Nightwood by Djuna Barnes is a contemplative piece that transports the readers into their own world, where vices roam and debauchery is welcomed. From the struggles of maintaining a strong family tree to the rejected transformation process for members of the LGBTQ+ community, Paris in the 1920’s is shown through the vantage point of multiple characters. The chapters change as the story is flipped on its own end through the alteration in viewpoint, making the entire novel feel as confusing as the characters themselves.
When approaching this story for the purpose of this assignment, it became apparent of the many angles that could be taken. The most striking of plot values, that continued to show itself in deeper analysis, was quite obviously the love triangle between three characters: Robin, Nora, and Jenny. The vagabond nature of Robin throughout the story perpetuates a simultaneous juxtaposition and co-mingling of love and hate. After it has become apparent that Robin has fallen in love with, and left with Jenny, the reader is welcomed into a conversation between Dr. Matthew and a heartbroken Nora.
The long monologues by Matthew to Nora are only interrupted when Nora’s arguably whiney voice describes her emotions about the situation. During one part of the interaction, Nora and Matthew say:
“Matthew,’ she said, ‘have you ever loved someone and it became yourself?’
For a moment he did not answer. Taking up the decanter he held it to the light.
‘Robin can go anywhere, do anything,’ Nora continued, ‘because she forgets, and I nowhere because I remember.’ She came toward him. ‘Matthew,’ she said, ‘you think I have always been like this. Once I was remorseless, but this is another love — it goes everywhere; there is no place for it to stop — it rots me away.”
Upon reading this, I was immediately reminded of a song that I had listened to far too frequently:
“And if you’re in love, then you are the lucky one
‘Cause most of us are bitter over someone
Setting fire to our insides for fun
To distract our hearts from ever missing them
But I’m forever missing him”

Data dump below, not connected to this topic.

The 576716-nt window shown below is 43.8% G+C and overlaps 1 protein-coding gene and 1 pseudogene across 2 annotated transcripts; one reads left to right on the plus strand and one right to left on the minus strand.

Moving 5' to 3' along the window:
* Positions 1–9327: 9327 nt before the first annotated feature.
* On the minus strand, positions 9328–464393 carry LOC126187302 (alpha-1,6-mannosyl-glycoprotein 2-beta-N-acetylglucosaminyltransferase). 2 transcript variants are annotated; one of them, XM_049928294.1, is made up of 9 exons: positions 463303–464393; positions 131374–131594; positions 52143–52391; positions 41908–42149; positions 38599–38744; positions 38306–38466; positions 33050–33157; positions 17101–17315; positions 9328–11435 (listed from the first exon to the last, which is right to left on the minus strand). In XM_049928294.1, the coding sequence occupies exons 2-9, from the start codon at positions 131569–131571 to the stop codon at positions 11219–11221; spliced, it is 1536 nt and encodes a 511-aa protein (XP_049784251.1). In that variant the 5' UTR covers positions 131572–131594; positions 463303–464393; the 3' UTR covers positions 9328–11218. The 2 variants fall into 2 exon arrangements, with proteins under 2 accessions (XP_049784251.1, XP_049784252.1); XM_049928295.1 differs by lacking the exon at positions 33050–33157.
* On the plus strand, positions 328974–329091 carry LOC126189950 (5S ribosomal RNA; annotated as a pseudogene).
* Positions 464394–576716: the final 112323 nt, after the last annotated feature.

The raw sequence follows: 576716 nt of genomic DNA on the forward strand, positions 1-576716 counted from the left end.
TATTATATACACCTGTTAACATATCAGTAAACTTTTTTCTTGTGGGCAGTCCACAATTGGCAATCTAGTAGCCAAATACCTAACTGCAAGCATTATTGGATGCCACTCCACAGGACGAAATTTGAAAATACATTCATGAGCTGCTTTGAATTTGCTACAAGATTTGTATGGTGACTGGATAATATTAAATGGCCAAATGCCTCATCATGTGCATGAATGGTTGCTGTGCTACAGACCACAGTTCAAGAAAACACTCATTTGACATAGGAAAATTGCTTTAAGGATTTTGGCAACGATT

Youth by Daughter is a slow and emotional indie song about heartbreak, and the direct result it can feel like it is having on one’s body. The metaphorical lines in the song tell the story of a woman, post-breakup, who is unable to find a hope for the future. Life had suddenly become only but a beginning and an end, and everything in between had lost meaning without that person. Losing them was losing everything, and every breath and thought without them has become destructive.
Nora’s “rotting” description to Matthew is just that: destructive. Under the absence of Robin, and subsequently their love, Nora has lost meaning for everything including her life. The loss is so heavy that she feels as if her life is falling apart – literally, as she “rots” from the inside out.
Djuna depicts a type of a love that falls apart, where only one side of the couple is deeply affected. This component supports the notion that this novel is compiled of a sort of non-story, in the sense that it lacks a normal pattern. Nora is left heartbroken and helpless, while Robin appears to be happy with Jenny. It becomes obvious, however, that Robin is truly never happy and Jenny is wholly aware of this, leaving this love triangle lacking any deep connection.
This non-story novel is an unconventional tale about unconventional love, that leaves every reader with a different perspective, mimicked by the different character vantage points throughout. The story does not entirely make sense, but at the same time, makes so much sense to very different people. In the same, the song connects to people through various heartbreaks, while also pulling in questions of youth and adolescence, and the impact of society. They both struggle with finding a strong meaning but somehow achieve it at the same time.